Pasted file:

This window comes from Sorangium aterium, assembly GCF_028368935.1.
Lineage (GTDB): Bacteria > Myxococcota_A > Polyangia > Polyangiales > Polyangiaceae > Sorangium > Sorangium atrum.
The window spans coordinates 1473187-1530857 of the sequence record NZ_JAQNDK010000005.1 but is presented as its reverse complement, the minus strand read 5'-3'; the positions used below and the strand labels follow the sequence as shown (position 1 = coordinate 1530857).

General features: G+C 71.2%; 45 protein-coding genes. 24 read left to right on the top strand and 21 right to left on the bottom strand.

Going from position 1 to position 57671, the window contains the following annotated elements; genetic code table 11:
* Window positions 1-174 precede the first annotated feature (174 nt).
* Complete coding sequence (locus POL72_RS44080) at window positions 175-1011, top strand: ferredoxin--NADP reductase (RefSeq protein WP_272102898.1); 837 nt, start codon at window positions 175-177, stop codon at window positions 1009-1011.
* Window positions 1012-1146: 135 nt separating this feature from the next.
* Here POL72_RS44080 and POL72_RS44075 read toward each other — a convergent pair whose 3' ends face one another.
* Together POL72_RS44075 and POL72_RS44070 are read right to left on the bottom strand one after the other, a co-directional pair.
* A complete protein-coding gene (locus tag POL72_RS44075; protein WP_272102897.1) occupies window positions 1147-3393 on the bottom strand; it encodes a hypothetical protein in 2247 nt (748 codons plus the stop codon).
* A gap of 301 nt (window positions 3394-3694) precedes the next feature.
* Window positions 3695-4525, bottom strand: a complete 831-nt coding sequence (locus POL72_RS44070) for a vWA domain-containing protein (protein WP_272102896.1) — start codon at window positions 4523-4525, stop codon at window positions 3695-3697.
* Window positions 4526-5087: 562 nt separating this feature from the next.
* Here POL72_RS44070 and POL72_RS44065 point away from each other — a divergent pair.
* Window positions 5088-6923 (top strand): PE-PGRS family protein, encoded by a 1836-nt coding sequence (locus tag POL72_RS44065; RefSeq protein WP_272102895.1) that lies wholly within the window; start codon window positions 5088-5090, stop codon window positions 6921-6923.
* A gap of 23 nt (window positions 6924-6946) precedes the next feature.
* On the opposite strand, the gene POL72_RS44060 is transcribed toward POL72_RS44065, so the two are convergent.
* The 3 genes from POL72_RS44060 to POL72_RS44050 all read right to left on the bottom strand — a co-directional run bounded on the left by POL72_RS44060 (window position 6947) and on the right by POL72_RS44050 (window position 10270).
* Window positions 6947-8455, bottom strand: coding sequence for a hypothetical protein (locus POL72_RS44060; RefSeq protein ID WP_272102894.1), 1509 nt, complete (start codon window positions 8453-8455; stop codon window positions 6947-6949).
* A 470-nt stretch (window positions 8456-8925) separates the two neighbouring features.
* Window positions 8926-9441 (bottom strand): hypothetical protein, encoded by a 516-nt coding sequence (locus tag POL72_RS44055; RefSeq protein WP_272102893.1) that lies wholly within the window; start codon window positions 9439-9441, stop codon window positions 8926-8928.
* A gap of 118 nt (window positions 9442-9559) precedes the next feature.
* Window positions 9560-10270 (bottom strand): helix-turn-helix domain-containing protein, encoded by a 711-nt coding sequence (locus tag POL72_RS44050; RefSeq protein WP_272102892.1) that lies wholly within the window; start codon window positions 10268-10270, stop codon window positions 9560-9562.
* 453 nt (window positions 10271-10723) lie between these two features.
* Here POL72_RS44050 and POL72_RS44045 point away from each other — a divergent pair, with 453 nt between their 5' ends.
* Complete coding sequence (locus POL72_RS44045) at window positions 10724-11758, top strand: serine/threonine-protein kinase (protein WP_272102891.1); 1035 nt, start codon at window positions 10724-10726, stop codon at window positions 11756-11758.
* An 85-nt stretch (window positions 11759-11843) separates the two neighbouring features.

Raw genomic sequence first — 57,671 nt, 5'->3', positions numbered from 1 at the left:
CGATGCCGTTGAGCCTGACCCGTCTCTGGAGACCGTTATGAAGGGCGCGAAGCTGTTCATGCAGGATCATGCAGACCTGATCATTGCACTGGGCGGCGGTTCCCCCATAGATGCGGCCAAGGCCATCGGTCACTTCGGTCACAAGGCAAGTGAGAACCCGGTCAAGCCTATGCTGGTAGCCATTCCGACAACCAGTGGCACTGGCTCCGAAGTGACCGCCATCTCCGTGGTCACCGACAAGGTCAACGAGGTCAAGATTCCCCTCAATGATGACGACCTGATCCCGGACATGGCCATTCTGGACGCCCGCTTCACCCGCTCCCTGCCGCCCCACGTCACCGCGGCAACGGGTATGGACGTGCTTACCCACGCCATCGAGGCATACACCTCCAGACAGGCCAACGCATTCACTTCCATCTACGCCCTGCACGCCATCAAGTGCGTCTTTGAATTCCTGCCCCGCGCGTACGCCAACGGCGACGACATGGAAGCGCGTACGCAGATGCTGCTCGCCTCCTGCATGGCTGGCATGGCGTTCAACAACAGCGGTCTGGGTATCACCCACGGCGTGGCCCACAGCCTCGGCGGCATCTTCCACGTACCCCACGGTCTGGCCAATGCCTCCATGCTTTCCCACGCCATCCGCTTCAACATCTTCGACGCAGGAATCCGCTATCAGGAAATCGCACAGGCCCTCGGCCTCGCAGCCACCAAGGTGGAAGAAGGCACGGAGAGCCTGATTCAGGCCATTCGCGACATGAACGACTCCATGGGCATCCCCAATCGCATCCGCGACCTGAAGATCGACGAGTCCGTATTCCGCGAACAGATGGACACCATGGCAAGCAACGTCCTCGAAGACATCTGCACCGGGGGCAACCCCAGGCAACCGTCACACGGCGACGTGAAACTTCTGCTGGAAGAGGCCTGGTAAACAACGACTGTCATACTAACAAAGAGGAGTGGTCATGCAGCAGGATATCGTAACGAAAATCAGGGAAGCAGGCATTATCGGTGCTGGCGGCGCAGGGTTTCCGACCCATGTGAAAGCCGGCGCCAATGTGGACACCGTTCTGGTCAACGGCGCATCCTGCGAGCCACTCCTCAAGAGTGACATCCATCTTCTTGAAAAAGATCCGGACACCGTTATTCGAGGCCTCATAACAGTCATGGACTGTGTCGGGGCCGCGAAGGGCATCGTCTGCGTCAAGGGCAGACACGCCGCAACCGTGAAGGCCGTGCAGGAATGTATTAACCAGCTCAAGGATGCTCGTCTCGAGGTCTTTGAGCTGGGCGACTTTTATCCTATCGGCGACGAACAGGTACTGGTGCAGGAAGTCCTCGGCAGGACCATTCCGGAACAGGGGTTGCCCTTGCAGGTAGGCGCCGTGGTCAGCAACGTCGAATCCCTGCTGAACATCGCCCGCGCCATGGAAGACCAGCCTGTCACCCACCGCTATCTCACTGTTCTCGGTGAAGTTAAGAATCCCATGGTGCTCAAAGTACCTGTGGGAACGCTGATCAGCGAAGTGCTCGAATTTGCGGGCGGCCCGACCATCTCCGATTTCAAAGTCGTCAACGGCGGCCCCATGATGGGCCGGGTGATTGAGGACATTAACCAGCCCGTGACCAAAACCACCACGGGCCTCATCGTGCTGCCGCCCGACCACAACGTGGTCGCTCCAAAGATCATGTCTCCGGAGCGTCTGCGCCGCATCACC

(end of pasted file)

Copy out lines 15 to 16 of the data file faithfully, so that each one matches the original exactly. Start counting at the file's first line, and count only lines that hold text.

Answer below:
* Here POL72_RS44070 and POL72_RS44065 point away from each other — a divergent pair.
* Window positions 5088-6923 (top strand): PE-PGRS family protein, encoded by a 1836-nt coding sequence (locus tag POL72_RS44065; RefSeq protein WP_272102895.1) that lies wholly within the window; start codon window positions 5088-5090, stop codon window positions 6921-6923.